​​​​​​​American researcher: Erdogan practices ethnic cleansing against Kurds who defeated ISIS, Al Qaeda

​​​​​​​American researcher: Erdogan practices ethnic cleansing against Kurds who defeated ISIS, Al Qaeda

The American researcher Michael Rubin says in an article in the Washington Examiner magazine that the results of the Syrian civil war were not what the Turkish President Recep Tayyip Erdogan had hoped, as the Syrian President Bashar al-Assad (with Russian, Iranian and Hezbollah assistance) largely defeated the forces of the "opposition" that Washington has supported part of it, while Turkey has supported the more extremist "opposition" parties.

While ISIS mercenaries were besieging the Kurds in Kobane, a city immediately adjacent to the border with Turkey, Erdogan not only prevented the crossing of supplies they desperately needed, but also at some point, allowed ISIS fighters to cross the Turkish border in an attempt to defeat the Kurdish fighters.

The American airdrops of supplies to Kurdish fighters ultimately helped them break the siege, and only when Turkey recognized the imperative of the Kurdish victory, it opened the borders to the supplies in order to enable Erdogan to claim a share of victory.

The Syrian Kurds were able to fight not only al-Assad forces but also Jabhet al-Nusra linked to Al Qaeda and ISIS, which was more like a miracle in the result of the Kurdish faith in their just cause.

The area under the control of the Kurds, which was called Rojava first and then was called the Autonomous Administration of North and East Syria out of respect for the diversity of the region, was very successful and enjoyed stability and security.

The agriculture and oil enabled the Administration to achieve modest economic gains despite the embargo imposed on it by the Syrian government, Turkey, and competing political groups in Kurdistan of Iraq.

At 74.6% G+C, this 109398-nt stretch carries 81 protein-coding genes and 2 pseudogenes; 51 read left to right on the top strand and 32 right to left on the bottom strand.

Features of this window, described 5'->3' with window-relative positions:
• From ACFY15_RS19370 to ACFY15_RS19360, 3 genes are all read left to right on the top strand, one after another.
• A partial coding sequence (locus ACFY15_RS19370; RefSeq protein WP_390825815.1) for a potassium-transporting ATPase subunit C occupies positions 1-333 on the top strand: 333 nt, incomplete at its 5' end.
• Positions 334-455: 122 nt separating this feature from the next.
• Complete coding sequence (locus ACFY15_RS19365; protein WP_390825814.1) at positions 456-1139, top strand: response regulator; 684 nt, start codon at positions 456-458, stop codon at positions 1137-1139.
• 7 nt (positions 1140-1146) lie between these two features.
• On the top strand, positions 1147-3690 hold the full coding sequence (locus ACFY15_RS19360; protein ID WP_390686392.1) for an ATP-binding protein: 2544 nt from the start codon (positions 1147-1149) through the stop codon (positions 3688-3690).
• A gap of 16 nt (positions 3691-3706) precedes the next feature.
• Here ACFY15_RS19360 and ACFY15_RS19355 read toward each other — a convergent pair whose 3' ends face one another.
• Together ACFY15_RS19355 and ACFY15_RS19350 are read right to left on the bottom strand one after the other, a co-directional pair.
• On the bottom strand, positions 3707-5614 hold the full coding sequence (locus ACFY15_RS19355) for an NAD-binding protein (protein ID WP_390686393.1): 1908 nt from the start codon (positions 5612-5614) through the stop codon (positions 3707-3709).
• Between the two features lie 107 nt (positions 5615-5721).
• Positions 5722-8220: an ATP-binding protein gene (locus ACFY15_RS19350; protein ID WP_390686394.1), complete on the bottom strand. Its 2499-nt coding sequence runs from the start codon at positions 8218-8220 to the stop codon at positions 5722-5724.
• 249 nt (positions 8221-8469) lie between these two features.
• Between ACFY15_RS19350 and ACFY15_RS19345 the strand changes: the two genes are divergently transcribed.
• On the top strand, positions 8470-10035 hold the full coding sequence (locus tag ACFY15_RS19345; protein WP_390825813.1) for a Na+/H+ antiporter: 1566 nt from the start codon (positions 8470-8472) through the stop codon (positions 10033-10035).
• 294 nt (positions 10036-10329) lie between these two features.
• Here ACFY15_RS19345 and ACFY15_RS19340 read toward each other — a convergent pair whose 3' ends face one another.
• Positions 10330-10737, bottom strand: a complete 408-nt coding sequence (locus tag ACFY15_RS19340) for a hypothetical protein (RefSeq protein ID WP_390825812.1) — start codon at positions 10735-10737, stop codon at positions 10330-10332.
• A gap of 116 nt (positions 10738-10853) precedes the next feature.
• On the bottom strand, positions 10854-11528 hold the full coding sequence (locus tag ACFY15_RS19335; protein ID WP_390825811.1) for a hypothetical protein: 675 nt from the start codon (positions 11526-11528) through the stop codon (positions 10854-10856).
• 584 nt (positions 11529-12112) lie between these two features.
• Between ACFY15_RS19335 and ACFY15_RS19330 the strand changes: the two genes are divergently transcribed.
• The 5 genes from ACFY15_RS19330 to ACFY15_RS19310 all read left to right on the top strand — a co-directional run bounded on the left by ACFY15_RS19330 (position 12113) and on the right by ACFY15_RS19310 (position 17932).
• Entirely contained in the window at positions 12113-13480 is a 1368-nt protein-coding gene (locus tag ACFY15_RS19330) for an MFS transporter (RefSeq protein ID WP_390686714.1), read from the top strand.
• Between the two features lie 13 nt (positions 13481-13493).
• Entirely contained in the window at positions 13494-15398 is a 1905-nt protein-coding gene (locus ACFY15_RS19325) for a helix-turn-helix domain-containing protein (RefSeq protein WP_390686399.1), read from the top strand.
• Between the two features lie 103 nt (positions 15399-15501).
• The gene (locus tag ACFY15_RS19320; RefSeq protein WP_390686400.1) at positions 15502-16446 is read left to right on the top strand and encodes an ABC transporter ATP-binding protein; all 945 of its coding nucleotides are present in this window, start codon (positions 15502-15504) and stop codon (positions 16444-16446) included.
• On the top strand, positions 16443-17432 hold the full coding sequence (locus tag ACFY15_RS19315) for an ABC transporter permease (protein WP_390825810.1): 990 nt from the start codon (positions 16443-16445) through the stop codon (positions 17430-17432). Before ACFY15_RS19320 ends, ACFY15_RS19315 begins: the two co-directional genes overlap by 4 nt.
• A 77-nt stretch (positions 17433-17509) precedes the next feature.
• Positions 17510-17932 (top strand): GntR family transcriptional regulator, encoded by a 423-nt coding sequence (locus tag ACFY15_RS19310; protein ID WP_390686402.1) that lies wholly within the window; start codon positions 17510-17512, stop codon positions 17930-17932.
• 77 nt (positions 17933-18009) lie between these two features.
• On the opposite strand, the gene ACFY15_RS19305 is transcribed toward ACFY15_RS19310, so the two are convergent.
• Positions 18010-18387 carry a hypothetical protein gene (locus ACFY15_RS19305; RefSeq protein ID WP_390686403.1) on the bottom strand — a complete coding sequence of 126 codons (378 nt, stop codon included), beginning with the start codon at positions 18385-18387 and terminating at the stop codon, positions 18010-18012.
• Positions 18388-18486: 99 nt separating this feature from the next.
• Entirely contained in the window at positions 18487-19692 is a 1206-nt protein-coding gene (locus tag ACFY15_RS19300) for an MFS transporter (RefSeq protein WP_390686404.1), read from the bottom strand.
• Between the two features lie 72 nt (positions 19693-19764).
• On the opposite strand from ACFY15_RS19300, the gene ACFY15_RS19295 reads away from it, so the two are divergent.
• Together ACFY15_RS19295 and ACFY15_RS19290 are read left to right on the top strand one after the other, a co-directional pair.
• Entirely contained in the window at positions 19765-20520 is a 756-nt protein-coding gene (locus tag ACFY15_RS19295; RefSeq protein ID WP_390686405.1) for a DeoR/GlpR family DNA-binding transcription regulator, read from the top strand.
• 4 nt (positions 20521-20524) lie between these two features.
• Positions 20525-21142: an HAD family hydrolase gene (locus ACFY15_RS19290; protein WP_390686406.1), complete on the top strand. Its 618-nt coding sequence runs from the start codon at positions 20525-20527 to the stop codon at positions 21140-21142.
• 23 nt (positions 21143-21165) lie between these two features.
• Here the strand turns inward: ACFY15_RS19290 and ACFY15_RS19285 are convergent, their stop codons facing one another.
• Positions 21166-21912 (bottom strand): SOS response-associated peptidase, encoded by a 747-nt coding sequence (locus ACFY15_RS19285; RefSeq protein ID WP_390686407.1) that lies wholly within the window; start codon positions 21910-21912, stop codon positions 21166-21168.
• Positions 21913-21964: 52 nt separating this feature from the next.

The Administration also respected cultural diversity and religious differences, and allowed Muslims, Christians and Yazidis to practice their religious rituals freely and without restrictions.

More importantly, the Syrian Kurds did not allow their lands to be used for heading terrorism towards Turkish territory, and the same does not apply to proxies allied to Turkey.

Erdogan's absurdity was evident when he proposed the concept of a "safe zone" for northern Syria, and what Erdogan was thinking about was completely different from what was proposed in 1991 by the former President Turgot Ozal, where he at the time agreed to the autonomy rule for the Kurds, while Erdogan occupied Afrin and practiced ethnic cleansing policies against its people.

James Jeffrey reinforced Turkey's narration inside and outside the government, indulged and encouraged Erdogan's suggestion of establishing a safe zone in the Syrian Kurdish territory.

Theoretically, this was to assist Turkey in the fight against terrorism, not to mention that there is no evidence (other than Erdogan's accusations) that the Syrian Kurds launched attacks from their lands on Turkey, and in fact, if the fight against terrorism is truly the goal, then Turkey should establish a cordon system on its own side of the border.

Nine months after Trump betrayed the Kurds, certainly, Christians and Yazidis have largely suffered from Erdogan's policies.

The American treachery also revitalized ISIS, and now, a new report by a Syrian Kurdish women's organization shows how bad the situation for women under the Turkish occupation in Afrin is.

The report concluded that women "are subjected to persecution, humiliation, abuse and forced marriage, including many underage girls, in addition to their exposition to torture, physical and sexual violence, rape and murder."

The Turkish occupiers and their proxies also participated in the cultural destruction, including the destruction of heritage sites and the banning of the Kurdish language in schools, replacing it with Turkish.

Jeffrey says that the withdrawal of US forces was only a "tactical and temporary" deal, and if this is true, they should explain why the ethnic cleansing by Turkey, systematic violence against women, support for extremism, and the resurgence of ISIS again.


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